New York, NY (July 8, 2010) -- The Damon Runyon Cancer Research Foundation, a non-profit organization focused on supporting exceptional early career researchers and innovative cancer research, named 18 new Damon Runyon Fellows at its spring Fellowship Award Committee review. The recipients of this prestigious, three-year award are outstanding postdoctoral scientists conducting basic and translational cancer research in the laboratories of leading senior investigators across the country. The Fellowship encourages the nation's most promising young scientists to pursue careers in cancer research by providing them with independent funding ($156,000 each) to work on innovative projects.
May 2010 Damon Runyon Fellows:
Niels Bradshaw, PhD, with his sponsor Richard M. Losick, PhD, at Harvard University, Cambridge, Massachusetts, is studying the regulation of an enzyme called protein phosphatase that acts in specific cells to promote cellular differentiation. Protein phosphatases are required for many processes, including cell growth, division, differentiation and stress adaptation. He hopes that understanding phosphatase regulation will clarify the role of these enzymes in cancer and potentially aid in the development of anti-cancer therapies that target phosphatases.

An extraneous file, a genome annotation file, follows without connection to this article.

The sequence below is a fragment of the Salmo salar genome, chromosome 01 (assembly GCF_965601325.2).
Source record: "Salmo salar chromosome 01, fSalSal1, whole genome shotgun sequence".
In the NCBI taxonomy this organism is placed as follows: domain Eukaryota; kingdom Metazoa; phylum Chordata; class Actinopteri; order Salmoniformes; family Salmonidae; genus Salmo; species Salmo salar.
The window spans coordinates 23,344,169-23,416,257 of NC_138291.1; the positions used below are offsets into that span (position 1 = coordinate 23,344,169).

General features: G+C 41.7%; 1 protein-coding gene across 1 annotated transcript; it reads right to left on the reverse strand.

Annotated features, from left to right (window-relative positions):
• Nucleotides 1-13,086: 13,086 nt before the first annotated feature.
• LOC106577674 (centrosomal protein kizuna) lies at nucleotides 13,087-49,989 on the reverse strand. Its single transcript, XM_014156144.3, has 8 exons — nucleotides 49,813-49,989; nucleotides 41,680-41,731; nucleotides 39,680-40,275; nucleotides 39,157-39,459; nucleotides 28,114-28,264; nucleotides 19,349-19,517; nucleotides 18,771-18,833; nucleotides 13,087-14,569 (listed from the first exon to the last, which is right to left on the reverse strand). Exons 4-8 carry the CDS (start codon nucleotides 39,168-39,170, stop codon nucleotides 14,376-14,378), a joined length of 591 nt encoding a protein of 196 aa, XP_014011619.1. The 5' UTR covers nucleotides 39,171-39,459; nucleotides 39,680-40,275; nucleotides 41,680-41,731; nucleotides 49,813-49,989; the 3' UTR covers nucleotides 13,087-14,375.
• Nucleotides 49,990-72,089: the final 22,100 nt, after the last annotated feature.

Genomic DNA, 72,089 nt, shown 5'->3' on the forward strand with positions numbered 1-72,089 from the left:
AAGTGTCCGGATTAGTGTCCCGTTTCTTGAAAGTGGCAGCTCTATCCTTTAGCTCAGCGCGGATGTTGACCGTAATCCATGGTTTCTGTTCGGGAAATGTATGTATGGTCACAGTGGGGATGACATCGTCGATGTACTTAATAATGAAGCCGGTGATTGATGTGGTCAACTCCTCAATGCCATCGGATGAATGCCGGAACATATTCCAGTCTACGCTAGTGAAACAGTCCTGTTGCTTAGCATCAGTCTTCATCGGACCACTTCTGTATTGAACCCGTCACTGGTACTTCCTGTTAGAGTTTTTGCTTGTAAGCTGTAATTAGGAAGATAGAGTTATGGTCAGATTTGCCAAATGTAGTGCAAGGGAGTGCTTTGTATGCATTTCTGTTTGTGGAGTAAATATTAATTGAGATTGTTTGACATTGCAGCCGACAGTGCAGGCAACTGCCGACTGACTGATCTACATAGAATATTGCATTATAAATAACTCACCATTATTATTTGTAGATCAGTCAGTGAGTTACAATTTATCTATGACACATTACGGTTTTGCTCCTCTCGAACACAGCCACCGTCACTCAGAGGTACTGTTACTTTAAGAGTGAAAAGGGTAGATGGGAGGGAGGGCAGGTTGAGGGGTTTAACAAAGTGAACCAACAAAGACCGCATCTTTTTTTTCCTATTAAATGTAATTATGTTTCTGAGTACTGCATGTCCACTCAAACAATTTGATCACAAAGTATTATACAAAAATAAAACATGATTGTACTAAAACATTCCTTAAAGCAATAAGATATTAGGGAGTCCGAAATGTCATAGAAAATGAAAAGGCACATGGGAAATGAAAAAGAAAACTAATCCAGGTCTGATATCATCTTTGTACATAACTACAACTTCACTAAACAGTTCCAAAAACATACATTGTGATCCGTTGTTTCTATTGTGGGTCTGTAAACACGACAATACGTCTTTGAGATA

Elizabeth M. Duncan, PhD [HHMI Fellow] with her sponsor Alejandro Snchez Alvarado, PhD, at the University of Utah, Salt Lake City, Utah, is examining how DNA-sequence-independent (epigenetic) mechanisms regulate gene expression during regeneration in the planarian flatworm. Such mechanisms are involved in the establishment and maintenance of cellular memory; understanding the normal function of epigenetics will lead to a better understanding of how their misregulation leads to cancer.
Kimberly Evason, MD, PhD, with her sponsor Didier Y.R. Stainier, PhD, at the University of California, San Francisco, California, is studying liver development and liver tumor
|Contact: Yung S. Lie, PhD|
Damon Runyon Cancer Research Foundation